Emboldened by his successes, Gerald continues to solidify his control over his group of followers. Emily often helps him, though friction is created between the two when Gerald seeks out other partners. Eventually Gerald (who, according to the narrator, has too kind a heart) adopts feral children who had inhabited the sewers into his gang. However, the children are filthy and vicious, with their behaviour leading to the collapse of Gerald's formerly well managed gang. The people of the community gather to discuss what should be done about the children when the police arrive and break up the meeting. Fearing that the eyes of the authorities (described as "them") have fallen upon the community, many of the narrator's neighbours flee in the following months.
Months go by and society continues to collapse. The feral children are ostensibly under Gerald's control, but often run wild in what remains of the neighbourhood. Water is in short supply, caravans and traders are often attacked, and it is implied that even the government is starting to abandon parts of the city. Emily and the narrator spend most of their time in the flat, and are able to interact with the children due to Emily's relationship with Gerald, but both fear an attack in the future, as the children are actively raiding and killing other humans at night. By this point, most of the residents of the neighbourhood have departed for the lands to the north and west of the city, lands from which there is forebodingly no news. Eventually the children turn on Gerald and attack him, while he remains incredulous that such young children could betray him. Emily is able to save Gerald and hurry him into the flat. Faced with a bleak existence, the small group of Emily, Gerald, Hugo, and the Narrator fall asleep, expecting an attack from the children. The narrator awakes to find that the wall has opened before her and a new world lays on the other side. Emily leads the group through, where upon they step into a new, better world as the walls dissolve away.
Periodically, the narrator is able, through meditating on a certain wall (see above) in her flat, to traverse space and time. Many of these visions are about Emily's sad childhood under the care of her harsh mother and distant father. At the end of the novel, the main character's strange new family breaks through dimensional barriers via the wall, and walks into a much better world.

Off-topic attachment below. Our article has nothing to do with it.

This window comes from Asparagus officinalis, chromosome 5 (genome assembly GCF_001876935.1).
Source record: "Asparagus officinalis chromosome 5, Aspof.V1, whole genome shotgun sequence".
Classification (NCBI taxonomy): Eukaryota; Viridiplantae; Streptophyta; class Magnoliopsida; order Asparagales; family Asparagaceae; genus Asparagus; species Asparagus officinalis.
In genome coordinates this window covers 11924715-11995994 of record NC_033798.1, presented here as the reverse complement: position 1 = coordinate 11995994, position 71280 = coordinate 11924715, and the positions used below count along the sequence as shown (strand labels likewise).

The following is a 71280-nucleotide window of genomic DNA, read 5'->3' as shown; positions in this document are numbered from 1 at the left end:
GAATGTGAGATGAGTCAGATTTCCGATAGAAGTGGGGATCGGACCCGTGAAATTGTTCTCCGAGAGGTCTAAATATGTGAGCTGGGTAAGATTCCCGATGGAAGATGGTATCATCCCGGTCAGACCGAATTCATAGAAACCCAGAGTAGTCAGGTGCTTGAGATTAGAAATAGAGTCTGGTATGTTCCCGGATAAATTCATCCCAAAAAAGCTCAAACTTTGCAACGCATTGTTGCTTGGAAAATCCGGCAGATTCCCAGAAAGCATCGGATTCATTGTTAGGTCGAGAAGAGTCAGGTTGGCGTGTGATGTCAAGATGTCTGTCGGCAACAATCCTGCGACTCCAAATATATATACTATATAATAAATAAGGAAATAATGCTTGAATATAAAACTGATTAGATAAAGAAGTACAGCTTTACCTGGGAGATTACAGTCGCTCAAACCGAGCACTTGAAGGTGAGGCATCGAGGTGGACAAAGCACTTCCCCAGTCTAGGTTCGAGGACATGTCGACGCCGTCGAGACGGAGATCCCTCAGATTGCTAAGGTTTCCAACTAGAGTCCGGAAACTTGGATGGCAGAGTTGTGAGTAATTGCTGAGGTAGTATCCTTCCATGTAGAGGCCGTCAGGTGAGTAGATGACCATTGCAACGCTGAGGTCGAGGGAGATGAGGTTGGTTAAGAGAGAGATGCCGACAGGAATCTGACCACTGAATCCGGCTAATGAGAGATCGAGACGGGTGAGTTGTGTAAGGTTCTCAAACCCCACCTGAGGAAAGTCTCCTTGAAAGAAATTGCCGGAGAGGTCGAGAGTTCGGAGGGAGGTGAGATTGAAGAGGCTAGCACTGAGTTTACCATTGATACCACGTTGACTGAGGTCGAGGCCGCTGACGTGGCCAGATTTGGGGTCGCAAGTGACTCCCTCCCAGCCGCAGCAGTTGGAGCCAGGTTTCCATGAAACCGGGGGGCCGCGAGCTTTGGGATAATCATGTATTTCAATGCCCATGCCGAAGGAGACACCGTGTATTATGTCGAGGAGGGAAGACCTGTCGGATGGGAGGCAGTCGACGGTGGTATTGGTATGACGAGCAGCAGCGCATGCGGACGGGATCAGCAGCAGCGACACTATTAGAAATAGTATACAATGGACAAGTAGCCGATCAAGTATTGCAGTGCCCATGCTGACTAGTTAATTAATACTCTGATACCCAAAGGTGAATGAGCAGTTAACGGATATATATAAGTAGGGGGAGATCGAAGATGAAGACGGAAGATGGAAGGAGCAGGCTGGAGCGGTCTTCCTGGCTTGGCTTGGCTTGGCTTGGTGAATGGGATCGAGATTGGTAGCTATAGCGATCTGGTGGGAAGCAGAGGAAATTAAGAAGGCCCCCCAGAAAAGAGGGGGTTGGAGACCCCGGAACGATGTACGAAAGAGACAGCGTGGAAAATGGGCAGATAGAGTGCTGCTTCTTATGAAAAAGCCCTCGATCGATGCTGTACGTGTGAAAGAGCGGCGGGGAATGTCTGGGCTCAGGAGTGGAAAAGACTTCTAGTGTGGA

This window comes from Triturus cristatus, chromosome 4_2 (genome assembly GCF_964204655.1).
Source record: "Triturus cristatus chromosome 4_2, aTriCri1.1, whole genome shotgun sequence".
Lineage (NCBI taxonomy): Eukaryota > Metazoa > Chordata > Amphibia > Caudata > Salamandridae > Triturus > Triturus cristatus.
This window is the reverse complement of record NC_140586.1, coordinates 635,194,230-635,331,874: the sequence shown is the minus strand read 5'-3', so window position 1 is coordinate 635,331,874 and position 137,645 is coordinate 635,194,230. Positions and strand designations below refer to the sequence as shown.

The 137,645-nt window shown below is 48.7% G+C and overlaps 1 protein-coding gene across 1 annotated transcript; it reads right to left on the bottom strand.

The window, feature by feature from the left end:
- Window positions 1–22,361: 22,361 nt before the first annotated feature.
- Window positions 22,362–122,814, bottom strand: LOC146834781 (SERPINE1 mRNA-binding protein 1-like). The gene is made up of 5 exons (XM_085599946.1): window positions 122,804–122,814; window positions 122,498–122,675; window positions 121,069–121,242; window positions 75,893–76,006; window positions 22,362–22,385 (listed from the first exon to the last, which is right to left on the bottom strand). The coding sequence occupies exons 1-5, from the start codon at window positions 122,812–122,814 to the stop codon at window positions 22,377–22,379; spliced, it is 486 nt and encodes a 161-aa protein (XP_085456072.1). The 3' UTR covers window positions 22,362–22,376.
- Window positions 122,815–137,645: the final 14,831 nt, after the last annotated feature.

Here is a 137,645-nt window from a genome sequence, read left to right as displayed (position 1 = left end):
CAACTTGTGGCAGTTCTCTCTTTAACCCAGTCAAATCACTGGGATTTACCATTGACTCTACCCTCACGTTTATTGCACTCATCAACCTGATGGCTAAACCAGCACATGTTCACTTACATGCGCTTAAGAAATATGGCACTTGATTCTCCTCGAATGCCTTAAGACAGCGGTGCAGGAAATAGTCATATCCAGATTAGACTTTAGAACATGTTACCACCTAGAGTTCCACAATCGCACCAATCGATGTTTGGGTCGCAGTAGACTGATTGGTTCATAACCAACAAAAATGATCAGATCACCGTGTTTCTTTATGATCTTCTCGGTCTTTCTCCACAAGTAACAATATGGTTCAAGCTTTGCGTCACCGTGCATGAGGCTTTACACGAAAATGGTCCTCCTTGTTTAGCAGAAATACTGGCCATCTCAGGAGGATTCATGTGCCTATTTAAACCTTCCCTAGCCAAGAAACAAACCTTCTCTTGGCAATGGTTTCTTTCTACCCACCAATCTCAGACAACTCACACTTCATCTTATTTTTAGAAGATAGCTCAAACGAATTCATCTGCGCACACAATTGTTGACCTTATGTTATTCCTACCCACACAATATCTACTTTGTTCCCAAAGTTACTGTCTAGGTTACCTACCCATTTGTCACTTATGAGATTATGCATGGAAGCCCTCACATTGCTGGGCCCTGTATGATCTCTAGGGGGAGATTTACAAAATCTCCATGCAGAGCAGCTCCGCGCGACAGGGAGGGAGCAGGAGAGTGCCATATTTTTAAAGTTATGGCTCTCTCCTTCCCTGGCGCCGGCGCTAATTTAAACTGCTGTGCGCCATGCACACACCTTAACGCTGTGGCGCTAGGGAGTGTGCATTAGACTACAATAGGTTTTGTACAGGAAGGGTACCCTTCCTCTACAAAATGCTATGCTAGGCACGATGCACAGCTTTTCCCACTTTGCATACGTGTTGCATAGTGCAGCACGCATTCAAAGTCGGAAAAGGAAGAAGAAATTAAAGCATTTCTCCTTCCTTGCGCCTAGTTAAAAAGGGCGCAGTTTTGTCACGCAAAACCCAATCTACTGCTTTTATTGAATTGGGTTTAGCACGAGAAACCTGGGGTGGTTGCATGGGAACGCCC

Concept and creation
Author Doris Lessing says this novel grew out of a "very hubristic" ambition to write an autobiography in dreams.
"Doris Lessing is not afraid to break through the barrier separating the mainstream from the fantastic, to let go of man's world," writes Marleen S. Barr in her essay in A Companion to Science Fiction. She argues that feminist science fiction novels such as Memoirs of a Survivor provide an alternate viewpoint that "dissolve walls that imprison women within a sexist reality." However, the warping of space and time presented in this novel led scholar Betsy Draine to label it a "failure", saying the shifts between realistic and mystical frames are impossible to follow. The New York Review of Books felt the ending, in which Emily leads the other main characters through the walls into another reality, was "reminiscent of a Technicolor fade-out into the sunset."
The New York Times wrote, "Lessing's message, recognizable from her previous work, is close to W. H. Auden's 'We must love one another or die'." Although we will inevitably be defeated and disillusioned, we still need to care about other people.
Consciousness becomes a physical boundary represented by the wall of the narrator's home: "the rooms and garden beyond it are areas of the unconscious which she explores." The mystical dimension is given the author's tacit approval when she allows the principal characters to escape the dystopian reality by passing through the wall.
Another theme is that of breakdown, both of mechanised Western culture and of adult, mechanical personality.
- Sperlinger, Tom (10 October 2007), "An Interview with Doris Lessing", The Reader (17)
- Jenny Diski (8 January 2015). "Doris and Me". London Review of Books.
- Marleen S. Barr (2005). "Feminist Fabulation". In David Seed. A Companion to Science Fiction. Wiley-Blackwell. p. 146. ISBN 1-4051-1218-2.
- Greene, Gayle (1994), Doris Lessing, University of Michigan Press, p. 146, ISBN 0-472-10568-X
- Dinnage, Rosemary (17 July 1975), "In the Disintegrating City", The New York Review of Books, 22 (12)
- Howard, Maureen (8 June 1975), "Doris Lessing Considers Her World and the World", The New York Times
- Hague, Angela (2003), Fiction, intuition, & creativity, CUA Press, pp. 284–286, ISBN 0-8132-1314-2
- Brigg, Peter (2002), The span of mainstream and science fiction: a critical study of a new literary genre, McFarland, p. 33, ISBN 0-7864-1304-2